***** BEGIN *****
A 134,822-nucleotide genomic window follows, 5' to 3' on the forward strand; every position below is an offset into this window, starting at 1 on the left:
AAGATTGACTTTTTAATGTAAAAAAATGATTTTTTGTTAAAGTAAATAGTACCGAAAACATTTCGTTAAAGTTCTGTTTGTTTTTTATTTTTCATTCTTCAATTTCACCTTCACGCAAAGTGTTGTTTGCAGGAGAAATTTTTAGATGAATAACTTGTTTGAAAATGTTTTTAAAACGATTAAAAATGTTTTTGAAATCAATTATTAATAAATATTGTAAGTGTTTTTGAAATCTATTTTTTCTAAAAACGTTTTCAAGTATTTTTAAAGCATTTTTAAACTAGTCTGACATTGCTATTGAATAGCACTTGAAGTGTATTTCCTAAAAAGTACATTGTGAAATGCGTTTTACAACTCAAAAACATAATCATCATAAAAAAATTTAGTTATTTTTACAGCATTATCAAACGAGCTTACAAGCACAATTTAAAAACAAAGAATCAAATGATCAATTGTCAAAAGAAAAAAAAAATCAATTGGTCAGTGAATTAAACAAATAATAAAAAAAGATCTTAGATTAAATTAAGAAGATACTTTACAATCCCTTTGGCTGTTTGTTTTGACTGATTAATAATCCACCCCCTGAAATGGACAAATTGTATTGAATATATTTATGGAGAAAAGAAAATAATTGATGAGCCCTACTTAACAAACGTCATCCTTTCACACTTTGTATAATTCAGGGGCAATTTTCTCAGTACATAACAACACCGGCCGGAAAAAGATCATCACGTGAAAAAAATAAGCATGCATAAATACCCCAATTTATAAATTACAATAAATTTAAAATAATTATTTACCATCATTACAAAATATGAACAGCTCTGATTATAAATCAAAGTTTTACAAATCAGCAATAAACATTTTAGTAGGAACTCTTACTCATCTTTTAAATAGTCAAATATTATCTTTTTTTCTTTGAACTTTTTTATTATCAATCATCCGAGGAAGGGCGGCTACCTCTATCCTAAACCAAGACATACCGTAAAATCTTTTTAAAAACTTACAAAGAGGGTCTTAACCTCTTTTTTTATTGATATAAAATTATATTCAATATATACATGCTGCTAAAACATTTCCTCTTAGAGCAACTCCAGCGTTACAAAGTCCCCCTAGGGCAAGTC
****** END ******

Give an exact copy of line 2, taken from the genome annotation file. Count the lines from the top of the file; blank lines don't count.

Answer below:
AAGATTGACTTTTTAATGTAAAAAAATGATTTTTTGTTAAAGTAAATAGTACCGAAAACATTTCGTTAAAGTTCTGTTTGTTTTTTATTTTTCATTCTTCAATTTCACCTTCACGCAAAGTGTTGTTTGCAGGAGAAATTTTTAGATGAATAACTTGTTTGAAAATGTTTTTAAAACGATTAAAAATGTTTTTGAAATCAATTATTAATAAATATTGTAAGTGTTTTTGAAATCTATTTTTTCTAAAAACGTTTTCAAGTATTTTTAAAGCATTTTTAAACTAGTCTGACATTGCTATTGAATAGCACTTGAAGTGTATTTCCTAAAAAGTACATTGTGAAATGCGTTTTACAACTCAAAAACATAATCATCATAAAAAAATTTAGTTATTTTTACAGCATTATCAAACGAGCTTACAAGCACAATTTAAAAACAAAGAATCAAATGATCAATTGTCAAAAGAAAAAAAAAATCAATTGGTCAGTGAATTAAACAAATAATAAAAAAAGATCTTAGATTAAATTAAGAAGATACTTTACAATCCCTTTGGCTGTTTGTTTTGACTGATTAATAATCCACCCCCTGAAATGGACAAATTGTATTGAATATATTTATGGAGAAAAGAAAATAATTGATGAGCCCTACTTAACAAACGTCATCCTTTCACACTTTGTATAATTCAGGGGCAATTTTCTCAGTACATAACAACACCGGCCGGAAAAAGATCATCACGTGAAAAAAATAAGCATGCATAAATACCCCAATTTATAAATTACAATAAATTTAAAATAATTATTTACCATCATTACAAAATATGAACAGCTCTGATTATAAATCAAAGTTTTACAAATCAGCAATAAACATTTTAGTAGGAACTCTTACTCATCTTTTAAATAGTCAAATATTATCTTTTTTTCTTTGAACTTTTTTATTATCAATCATCCGAGGAAGGGCGGCTACCTCTATCCTAAACCAAGACATACCGTAAAATCTTTTTAAAAACTTACAAAGAGGGTCTTAACCTCTTTTTTTATTGATATAAAATTATATTCAATATATACATGCTGCTAAAACATTTCCTCTTAGAGCAACTCCAGCGTTACAAAGTCCCCCTAGGGCAAGTC